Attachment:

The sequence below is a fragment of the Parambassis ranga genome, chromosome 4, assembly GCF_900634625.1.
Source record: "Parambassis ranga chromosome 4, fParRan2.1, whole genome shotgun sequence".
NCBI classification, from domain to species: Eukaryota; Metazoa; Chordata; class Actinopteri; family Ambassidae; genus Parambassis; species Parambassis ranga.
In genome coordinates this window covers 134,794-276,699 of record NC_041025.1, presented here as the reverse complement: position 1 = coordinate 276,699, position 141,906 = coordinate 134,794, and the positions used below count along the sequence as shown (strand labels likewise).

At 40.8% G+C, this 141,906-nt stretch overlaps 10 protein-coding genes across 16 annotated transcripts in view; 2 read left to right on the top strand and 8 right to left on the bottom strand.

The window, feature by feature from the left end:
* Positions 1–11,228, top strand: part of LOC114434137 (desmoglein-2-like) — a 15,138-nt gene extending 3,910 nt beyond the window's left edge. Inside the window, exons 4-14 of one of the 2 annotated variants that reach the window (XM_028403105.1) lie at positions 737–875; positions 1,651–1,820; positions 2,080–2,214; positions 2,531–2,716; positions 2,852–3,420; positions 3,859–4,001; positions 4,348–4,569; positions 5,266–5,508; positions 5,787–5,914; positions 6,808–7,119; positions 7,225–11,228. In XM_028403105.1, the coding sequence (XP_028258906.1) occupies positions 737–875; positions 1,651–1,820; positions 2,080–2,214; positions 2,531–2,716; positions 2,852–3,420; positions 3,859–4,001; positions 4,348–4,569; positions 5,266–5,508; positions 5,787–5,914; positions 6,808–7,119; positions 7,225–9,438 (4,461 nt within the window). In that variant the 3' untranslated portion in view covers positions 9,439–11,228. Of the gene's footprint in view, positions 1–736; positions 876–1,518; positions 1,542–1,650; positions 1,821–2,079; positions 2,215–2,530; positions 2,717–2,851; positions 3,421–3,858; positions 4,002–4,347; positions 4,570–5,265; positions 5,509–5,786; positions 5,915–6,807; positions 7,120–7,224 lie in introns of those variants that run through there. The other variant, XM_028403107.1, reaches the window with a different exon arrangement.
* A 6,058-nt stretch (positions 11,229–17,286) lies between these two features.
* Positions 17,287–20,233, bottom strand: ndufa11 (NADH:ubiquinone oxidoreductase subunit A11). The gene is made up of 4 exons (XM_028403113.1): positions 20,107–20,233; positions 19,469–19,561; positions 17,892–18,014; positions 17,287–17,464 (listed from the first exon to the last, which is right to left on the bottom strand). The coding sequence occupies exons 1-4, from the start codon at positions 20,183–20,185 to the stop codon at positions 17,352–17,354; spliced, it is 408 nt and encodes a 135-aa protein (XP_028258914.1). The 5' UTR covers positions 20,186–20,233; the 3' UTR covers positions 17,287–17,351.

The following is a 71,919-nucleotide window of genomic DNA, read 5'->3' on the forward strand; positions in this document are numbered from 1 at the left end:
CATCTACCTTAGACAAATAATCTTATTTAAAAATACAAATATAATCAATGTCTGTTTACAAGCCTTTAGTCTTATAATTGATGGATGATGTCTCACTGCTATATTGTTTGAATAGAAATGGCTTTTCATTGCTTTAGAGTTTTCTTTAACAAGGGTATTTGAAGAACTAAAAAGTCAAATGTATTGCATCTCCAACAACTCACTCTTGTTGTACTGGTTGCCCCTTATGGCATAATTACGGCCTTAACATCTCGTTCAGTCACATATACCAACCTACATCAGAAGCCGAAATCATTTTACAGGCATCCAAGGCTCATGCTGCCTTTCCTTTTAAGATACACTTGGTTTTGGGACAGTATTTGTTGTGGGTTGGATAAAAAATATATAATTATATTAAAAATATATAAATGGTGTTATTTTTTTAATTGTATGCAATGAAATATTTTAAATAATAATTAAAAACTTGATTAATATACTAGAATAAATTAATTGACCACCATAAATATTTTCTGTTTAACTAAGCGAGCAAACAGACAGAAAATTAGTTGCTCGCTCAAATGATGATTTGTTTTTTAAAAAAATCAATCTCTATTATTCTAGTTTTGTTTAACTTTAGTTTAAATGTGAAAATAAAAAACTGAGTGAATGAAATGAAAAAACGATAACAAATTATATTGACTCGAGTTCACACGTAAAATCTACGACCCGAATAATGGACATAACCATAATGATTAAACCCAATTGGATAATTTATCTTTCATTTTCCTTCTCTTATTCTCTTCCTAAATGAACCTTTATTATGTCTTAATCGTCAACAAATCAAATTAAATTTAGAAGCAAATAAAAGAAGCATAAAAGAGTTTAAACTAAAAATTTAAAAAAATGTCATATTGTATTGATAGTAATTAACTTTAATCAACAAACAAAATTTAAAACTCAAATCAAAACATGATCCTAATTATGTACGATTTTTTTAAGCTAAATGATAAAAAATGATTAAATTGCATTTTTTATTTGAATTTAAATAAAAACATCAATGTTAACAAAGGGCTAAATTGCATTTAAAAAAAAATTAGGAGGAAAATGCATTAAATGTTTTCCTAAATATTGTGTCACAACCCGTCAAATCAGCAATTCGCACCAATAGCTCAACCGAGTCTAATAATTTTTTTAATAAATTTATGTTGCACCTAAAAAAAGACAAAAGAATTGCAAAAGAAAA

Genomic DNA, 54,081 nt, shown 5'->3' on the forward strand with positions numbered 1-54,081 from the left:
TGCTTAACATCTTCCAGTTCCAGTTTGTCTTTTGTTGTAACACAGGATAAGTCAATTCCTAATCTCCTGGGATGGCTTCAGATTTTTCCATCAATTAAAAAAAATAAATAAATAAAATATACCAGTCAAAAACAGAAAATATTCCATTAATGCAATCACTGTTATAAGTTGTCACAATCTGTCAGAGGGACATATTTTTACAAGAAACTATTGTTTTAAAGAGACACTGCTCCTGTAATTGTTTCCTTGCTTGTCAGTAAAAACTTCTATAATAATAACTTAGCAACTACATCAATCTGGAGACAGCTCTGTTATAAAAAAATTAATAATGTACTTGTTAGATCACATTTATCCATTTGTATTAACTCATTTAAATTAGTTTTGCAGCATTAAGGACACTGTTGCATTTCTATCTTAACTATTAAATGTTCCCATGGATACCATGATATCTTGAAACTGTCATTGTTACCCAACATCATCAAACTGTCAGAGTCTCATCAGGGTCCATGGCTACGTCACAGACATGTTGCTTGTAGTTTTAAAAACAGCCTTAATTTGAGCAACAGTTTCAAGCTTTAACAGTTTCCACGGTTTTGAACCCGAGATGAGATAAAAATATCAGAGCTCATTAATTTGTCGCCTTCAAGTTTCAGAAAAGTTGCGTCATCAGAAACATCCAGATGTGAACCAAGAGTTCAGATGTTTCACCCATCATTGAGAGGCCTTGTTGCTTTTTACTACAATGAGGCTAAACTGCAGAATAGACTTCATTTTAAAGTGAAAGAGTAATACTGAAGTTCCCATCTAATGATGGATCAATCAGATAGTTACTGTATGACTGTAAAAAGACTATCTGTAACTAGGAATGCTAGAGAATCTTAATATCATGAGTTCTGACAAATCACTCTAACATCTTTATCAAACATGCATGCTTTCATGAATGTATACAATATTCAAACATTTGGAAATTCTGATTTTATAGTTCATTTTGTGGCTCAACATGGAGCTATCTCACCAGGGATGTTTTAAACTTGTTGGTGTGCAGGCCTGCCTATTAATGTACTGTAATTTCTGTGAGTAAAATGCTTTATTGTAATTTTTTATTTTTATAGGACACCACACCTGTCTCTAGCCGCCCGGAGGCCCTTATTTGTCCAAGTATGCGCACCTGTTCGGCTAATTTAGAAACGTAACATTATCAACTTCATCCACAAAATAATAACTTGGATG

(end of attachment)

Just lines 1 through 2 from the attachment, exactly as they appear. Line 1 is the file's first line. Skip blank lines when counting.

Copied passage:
The sequence below is a fragment of the Parambassis ranga genome, chromosome 4, assembly GCF_900634625.1.
Source record: "Parambassis ranga chromosome 4, fParRan2.1, whole genome shotgun sequence".